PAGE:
Sunday, July 26, 2009


After the New Orleans HOB meeting in 2007, I wrote an article titled “The Dog That Didn’t Bark”, referring to the Sherlock Holmes case solved by asking what did NOT happen. Here is one question from that article which the 2009 General Convention not only did not repent of but reaffirmed with gusto:

Question: Will you continue to ordain priests who are practicing homosexuals?
The Episcopal House of Bishops has been commended in some press reports for “drawing back” from ordaining any more homosexual bishops until at least 2009. What are we to make of this concession? Is it a sign of reassessment of what is required for a bishop to be a “wholesome example to the flock of Christ”? In order to think that such a reassessment is in mind, the moratorium would have to be extended to the ordination of priests and deacons as well, unless one swallows the rather absurd idea that homosexual practice is acceptable for certain offices but not for others. But this is neither mentioned nor contemplated. Indeed, the current Episcopal canons are rather explicit that no candidates for ordination are to be barred on grounds of “sexual orientation,” now interpreted to include sexual practice. And it is really hard to imagine that Episcopal leaders intend to set up a glass ceiling to prevent homosexual priests from becoming bishops.

So then, why did Resolution B033, reaffirmed by the House of Bishops’ Statement, offer to restrain dioceses on the election of another gay bishop? Clearly, it is a temporary accommodation to the hot-button election of Gene Robinson in 2003. Robinson’s election has had the potential to cut both ways in the debate over homosexuality. On the one hand, it has “incarnated” the aims of activists by giving the world a walking, talking embodiment of a gay bishop, whose photo and comments are shot round the world on the internet. Hence, church leaders and even ordinary people in the Anglican Communion react to Gene Robinson in a way they did not react to formal resolutions or other under-the-radar-screen acts within The Episcopal Church.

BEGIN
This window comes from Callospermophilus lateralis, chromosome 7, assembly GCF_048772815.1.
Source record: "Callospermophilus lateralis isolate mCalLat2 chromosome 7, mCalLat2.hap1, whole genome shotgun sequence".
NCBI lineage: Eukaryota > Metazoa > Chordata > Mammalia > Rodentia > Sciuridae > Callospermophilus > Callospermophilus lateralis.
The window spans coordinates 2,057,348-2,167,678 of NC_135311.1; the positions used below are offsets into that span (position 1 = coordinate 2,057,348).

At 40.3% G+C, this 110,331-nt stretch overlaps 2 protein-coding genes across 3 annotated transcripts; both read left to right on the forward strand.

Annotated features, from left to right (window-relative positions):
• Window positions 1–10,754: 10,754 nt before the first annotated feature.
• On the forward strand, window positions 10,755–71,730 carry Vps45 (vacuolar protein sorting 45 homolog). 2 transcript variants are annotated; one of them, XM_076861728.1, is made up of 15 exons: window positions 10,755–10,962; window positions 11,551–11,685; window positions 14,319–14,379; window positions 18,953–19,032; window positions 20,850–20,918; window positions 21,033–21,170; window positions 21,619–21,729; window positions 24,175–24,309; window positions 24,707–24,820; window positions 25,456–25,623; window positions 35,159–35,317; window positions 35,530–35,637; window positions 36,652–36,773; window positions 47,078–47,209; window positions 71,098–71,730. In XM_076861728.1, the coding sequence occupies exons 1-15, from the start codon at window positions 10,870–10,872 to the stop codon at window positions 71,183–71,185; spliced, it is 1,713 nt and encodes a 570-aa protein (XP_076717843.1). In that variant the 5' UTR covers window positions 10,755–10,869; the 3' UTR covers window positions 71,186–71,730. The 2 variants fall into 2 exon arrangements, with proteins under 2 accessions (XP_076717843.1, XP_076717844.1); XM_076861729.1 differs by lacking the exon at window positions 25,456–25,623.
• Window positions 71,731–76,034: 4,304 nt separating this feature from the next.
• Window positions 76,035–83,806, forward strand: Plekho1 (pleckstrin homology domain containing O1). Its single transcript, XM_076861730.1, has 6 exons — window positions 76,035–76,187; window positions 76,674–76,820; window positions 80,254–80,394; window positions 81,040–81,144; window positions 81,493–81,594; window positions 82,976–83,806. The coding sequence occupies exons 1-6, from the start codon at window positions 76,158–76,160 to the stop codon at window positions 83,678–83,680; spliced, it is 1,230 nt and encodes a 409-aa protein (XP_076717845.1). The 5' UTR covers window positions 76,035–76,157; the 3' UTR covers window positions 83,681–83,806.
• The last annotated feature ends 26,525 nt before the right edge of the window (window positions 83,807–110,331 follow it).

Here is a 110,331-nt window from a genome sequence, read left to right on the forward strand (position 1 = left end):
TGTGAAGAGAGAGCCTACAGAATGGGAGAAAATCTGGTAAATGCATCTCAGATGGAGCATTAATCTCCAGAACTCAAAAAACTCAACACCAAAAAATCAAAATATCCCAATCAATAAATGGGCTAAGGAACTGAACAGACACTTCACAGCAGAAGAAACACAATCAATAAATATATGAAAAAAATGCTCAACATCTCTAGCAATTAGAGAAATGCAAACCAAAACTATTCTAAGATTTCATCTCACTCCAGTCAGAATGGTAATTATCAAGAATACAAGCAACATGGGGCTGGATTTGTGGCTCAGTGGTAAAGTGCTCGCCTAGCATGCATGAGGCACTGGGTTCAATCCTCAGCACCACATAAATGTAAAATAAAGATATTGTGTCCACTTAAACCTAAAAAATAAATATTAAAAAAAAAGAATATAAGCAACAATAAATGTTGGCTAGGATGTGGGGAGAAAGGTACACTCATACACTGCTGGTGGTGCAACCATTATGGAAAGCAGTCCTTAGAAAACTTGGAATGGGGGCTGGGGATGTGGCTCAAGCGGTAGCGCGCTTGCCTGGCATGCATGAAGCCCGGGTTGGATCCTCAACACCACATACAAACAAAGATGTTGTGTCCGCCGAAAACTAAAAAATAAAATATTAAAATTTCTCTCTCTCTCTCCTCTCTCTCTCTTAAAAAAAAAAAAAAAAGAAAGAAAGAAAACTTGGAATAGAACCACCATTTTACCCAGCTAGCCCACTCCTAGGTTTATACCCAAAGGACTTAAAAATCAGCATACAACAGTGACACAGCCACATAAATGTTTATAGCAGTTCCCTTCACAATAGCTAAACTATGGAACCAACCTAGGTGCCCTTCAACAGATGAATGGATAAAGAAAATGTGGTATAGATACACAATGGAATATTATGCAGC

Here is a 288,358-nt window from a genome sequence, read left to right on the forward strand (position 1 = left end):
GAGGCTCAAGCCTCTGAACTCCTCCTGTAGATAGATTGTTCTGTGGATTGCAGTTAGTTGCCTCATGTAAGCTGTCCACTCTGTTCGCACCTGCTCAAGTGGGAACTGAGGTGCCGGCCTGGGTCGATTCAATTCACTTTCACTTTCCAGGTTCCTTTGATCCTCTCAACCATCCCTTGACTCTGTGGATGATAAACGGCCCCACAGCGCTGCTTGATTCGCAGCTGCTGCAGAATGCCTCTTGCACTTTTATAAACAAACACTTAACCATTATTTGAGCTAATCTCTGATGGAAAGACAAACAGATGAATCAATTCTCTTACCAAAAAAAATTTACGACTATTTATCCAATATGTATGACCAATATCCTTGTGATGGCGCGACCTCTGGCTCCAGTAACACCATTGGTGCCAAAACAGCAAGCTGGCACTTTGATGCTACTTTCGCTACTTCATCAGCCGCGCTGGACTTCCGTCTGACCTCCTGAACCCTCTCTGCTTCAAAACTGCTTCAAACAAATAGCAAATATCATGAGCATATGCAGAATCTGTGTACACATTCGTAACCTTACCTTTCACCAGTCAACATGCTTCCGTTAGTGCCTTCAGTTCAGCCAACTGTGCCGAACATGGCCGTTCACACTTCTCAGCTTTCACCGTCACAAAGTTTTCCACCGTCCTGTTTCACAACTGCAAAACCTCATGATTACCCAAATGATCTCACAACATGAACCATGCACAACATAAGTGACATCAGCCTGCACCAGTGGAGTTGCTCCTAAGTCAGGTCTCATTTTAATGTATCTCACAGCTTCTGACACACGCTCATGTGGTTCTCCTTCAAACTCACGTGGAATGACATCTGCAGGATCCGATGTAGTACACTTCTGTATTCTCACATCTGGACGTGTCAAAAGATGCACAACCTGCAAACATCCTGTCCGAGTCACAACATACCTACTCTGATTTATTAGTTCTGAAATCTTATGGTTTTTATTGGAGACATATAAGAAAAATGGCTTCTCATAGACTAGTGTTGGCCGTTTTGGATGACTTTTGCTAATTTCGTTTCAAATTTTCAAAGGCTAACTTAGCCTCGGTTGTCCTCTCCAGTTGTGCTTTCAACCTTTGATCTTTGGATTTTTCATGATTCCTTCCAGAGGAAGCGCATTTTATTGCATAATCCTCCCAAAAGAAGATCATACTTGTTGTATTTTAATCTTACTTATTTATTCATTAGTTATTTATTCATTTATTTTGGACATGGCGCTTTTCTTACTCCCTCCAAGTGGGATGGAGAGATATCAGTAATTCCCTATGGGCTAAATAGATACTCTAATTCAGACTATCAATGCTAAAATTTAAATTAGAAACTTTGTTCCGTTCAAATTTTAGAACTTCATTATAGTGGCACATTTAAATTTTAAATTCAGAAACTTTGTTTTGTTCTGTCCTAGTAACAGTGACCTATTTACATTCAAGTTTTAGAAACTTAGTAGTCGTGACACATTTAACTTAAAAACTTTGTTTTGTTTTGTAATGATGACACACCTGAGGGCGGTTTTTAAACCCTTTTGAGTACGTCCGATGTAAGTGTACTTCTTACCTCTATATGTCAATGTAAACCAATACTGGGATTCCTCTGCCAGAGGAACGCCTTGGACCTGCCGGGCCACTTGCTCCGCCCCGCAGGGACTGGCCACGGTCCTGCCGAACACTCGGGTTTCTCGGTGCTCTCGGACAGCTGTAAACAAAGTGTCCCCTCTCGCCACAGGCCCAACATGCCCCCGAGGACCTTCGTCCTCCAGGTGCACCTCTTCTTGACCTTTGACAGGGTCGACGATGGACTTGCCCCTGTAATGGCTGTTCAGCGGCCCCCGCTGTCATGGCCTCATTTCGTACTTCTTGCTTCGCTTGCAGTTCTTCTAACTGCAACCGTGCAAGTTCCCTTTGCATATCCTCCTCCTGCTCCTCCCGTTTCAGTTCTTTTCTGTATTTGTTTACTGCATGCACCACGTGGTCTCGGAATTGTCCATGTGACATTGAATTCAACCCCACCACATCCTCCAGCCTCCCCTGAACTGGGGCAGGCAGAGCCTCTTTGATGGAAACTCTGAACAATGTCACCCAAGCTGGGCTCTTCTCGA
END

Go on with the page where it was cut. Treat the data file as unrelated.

The other side of Robinson’s notoriety is that attempts to get The Episcopal Church to “repent” have focussed exclusively on the gay bishop question. Sometimes, it seems some Anglican bishops are asking for a kind of “don’t ask, don’t tell” policy to the effect “so long as we don’t have to meet and break bread with a gay bishop, we don’t care what else goes on in your church.” Clearly such a blinkered position is willfully obtuse. The real problem is not Gene Robinson. It is the Episcopal officials who elected, confirmed and consecrated him as bishop. It is the majority of bishops who teach the flock that God’s exclusive design for human sexuality in marriage is optional or wrong and that Scripture is either mistaken on this subject or can be twisted to say something it manifestly does not say.

The problem is not just at the level of public relations. For ordinary people, it is the priest who is the main point of contact with the wider church, who models the holiness of Christ. So to truly gauge a change in the temperature of the Episcopal Church, one has to answer the question: so, what about exercising restraint on the ordination of gay priests leading an openly unrepentant life? And the answer to this question is also a resounding NO: we shall continue to recruit, educate and ordain homosexual clergy for The Episcopal Church and acclaim “They are worthy!”

Whether one thinks Resolution D025 overrules the previous Resolution B033, it is clear that it will not restrain the ordination of practicing homosexuals as priests. Even if TEC restrains itself in consecrating another homosexual bishop – or rather, restrains itself until it doesn’t restrain itself – D025 surely gives a green light to ordination of more homosexual priests and makes opposition to such ordination harder to maintain in moderate and conservative dioceses.

Have a comment? Please send it via email.

Follow-ups from Stephen

There are no follow-ups to this post at this time.